With several high profile cases pending, including a capital murder trial, newly elected Teton County Prosecutor Billie Siddoway needed to carefully pick her deputy prosecutor.
Her choice was former prosecutor in Sublette County, Wyoming, Lindsey Blake.
Blake is certainly familiar with the area.
“I was born and raised in St. Anthony, Idaho,” she explained. “My parents are potato farmers up there.”
Blake studied at Idaho State University with a degree in political science. She then went on to law school at the University of Utah. But she passed her bar exam back in Idaho.
“I ended up taking a job with Brett King in Jackson, Wyoming,” she said. “I had done a legal internship for him… I did a lot of contract law in that office.”
Blake then moved back to Idaho, where she was a public defender in Bannock County for more than six years.
“I handled a whole variety of cases there,” she said. “I started with child protection, termination of parental rights, juvenile case load. Then I changed over to the criminal misdemeanor case load and the felony case load. It was interesting.”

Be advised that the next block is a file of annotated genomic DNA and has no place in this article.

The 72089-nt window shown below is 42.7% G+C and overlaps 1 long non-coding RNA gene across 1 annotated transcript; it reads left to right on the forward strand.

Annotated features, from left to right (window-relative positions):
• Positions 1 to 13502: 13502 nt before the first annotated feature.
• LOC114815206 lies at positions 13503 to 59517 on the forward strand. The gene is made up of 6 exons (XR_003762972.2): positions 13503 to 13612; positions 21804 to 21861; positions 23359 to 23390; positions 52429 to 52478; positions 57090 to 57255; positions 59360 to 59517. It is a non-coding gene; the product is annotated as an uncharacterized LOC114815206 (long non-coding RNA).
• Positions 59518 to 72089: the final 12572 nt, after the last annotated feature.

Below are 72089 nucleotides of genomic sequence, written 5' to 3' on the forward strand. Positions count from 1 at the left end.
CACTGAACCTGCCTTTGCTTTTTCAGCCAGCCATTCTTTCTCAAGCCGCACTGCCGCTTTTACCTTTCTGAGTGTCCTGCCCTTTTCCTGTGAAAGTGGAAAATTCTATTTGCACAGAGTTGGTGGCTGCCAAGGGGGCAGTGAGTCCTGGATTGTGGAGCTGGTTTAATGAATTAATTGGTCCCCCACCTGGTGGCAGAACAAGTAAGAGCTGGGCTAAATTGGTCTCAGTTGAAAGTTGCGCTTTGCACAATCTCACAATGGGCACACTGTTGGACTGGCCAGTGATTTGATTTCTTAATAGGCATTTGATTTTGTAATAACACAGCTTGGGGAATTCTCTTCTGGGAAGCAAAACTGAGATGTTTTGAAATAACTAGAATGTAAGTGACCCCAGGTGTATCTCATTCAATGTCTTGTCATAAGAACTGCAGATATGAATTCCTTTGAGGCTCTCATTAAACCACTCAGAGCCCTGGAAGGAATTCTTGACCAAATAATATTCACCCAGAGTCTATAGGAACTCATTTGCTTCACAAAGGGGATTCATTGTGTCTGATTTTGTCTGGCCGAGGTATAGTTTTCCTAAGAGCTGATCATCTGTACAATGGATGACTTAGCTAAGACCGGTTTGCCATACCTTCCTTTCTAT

Blake says she saw a few murder cases as public defender, including the "cold" case of Nori Jones, a woman murdered in 2004, which was subsequently re-opened with assistance from the cable television show, “Cold Justice,” according to the Idaho State Journal.
“I got to see some of the behind-the-scenes preparation on that case,” said Blake. The case is still ongoing.
Blake then became a prosecutor in Sublette County.
“The laws there are a little bit different,” said Blake. “Some of the things we treat a little harsher here in Idaho, they didn’t. I had to get used to it.”
Blake says she is ready to return to the Idaho mindset.
“Now it’s re-tracking to the Idaho train of thought,” she said. “I’m just excited to be working in this area. We have some interesting things going on.”
Siddoway says she was happy to get Blake on board and that Blake’s criminal experience complemented her own focus on civil litigation.
“She is highly regarded in the legal community as a rising star,” said Siddoway. “With a strong emphasis on criminal law, as both a prosecutor and defense attorney.”
Siddoway added that Blake has hit the ground running.
“Lindsey has been meeting with the sheriff and his staff, and they have already established a great rapport,” she said. “Strengthening the relationship between the Prosecutor's Office and the Sheriff's Office is one of my goals, and Lindsey will be key to making that happen.”